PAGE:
Diabetes care and education

Awareness and improved diabetes education is needed to prevent disease-related complications

Diabetes care and education


iabetes is a non-communicable disease (NCD). NCDs are not caused by infections, nor are they contagious. They are often brought on by unhealthy lifestyles/ behaviours. Altering an individual’s lifestyle can be challenging. This requires counselling, education and developing an understanding of the disease and how it can be controlled. A systematic review and meta-analysis of diabetes in Pakistan published in 2019 revealed that approximately 15 percent of the population have diabetes and a significant number remain undiagnosed (PJMS 2019). This means that there are millions in the country with undiagnosed diabetes who need access to healthcare, including appropriate education about the condition.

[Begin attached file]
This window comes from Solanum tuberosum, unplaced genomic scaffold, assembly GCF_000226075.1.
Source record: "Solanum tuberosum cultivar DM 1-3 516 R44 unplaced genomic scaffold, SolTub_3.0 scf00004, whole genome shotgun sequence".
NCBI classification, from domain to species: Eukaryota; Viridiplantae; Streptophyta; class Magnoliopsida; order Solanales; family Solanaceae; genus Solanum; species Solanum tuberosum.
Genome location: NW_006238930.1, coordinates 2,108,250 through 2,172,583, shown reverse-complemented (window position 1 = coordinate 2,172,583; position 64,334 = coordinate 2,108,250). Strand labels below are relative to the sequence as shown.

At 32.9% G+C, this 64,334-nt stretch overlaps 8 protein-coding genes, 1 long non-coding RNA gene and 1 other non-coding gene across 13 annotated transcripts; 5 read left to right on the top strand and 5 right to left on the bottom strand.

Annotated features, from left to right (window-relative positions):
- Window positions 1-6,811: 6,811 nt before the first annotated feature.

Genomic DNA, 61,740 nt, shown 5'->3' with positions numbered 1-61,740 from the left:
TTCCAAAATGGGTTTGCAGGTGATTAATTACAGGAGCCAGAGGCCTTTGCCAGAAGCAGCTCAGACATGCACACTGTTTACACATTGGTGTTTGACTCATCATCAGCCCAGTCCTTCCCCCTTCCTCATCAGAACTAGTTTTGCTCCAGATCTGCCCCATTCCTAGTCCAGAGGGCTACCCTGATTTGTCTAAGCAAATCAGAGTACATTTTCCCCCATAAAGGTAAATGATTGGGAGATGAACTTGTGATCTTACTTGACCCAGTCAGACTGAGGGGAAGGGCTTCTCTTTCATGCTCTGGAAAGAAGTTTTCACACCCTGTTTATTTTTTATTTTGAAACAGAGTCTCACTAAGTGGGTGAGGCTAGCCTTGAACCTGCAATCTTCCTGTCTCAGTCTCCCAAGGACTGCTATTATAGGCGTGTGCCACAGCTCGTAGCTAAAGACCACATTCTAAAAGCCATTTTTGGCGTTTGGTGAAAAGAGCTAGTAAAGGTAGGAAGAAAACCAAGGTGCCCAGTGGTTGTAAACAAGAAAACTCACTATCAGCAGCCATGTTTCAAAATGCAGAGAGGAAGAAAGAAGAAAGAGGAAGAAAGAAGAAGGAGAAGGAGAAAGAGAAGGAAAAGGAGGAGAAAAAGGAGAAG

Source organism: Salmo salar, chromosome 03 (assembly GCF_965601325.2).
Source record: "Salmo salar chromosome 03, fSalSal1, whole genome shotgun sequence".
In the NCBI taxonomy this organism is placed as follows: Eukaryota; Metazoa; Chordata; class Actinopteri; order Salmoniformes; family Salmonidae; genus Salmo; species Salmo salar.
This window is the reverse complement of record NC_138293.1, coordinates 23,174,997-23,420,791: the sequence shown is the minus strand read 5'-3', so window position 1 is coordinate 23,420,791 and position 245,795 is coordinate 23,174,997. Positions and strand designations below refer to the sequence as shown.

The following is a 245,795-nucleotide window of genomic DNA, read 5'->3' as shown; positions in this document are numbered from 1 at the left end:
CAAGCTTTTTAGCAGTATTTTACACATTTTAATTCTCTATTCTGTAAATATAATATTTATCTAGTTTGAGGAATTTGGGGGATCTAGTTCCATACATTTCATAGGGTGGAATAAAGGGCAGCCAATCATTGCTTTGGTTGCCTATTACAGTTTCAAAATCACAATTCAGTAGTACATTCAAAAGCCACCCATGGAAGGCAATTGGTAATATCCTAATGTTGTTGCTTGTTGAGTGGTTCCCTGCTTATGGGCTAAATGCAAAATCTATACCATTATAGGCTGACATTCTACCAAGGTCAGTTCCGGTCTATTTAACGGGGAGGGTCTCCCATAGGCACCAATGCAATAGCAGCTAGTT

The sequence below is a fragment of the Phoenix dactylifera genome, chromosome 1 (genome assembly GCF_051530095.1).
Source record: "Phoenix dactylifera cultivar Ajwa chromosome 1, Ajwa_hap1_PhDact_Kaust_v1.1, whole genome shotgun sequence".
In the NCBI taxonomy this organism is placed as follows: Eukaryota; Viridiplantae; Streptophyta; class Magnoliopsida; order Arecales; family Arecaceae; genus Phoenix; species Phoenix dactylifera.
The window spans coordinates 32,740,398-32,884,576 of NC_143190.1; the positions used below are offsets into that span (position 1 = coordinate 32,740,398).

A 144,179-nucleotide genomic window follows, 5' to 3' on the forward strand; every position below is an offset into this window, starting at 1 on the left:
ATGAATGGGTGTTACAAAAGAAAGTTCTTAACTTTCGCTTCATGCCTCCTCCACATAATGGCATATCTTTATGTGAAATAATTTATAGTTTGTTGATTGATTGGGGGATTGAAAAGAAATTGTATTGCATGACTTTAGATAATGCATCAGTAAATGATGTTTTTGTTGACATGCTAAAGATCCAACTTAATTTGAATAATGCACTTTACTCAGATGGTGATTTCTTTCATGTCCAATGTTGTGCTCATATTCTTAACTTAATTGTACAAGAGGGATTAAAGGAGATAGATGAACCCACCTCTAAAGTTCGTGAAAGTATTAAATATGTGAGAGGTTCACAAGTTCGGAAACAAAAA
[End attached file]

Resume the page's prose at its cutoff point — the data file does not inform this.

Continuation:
We find it relatively easy to adhere to pharmacological regimens as compared to healthy lifestyle choices. Therefore, education about a healthy lifestyle is pivotal. A healthier lifestyle includes regular exercise and intake of low-calorie foods. Appropriate quality and quantity of meals at regular times are important. Jaggery, refined sugar, refined flour and juices should be avoided by diabetics or those at risk of developing it. Whole wheat or barley bread and raw fruits and vegetable intake are recommended. Protein and fats should be taken in an equal ratio. Brisk walking at least 150 minutes per week is recommended, especially after a Type 2 diabetes diagnosis; a seven percent reduction in weight results in a fifty-eight percent reduction in pre-diabetes and diabetes risk. Fast foods and increasing sedentary habits are becoming prevalent in society, especially among children and adolescents. Healthy lifestyle choices of parents can act as a guiding principle for children. Preventing diabetes acquisition and its complications is important for a healthy family. If parents regularly exercise and acquire healthy dietary patterns, children will follow them.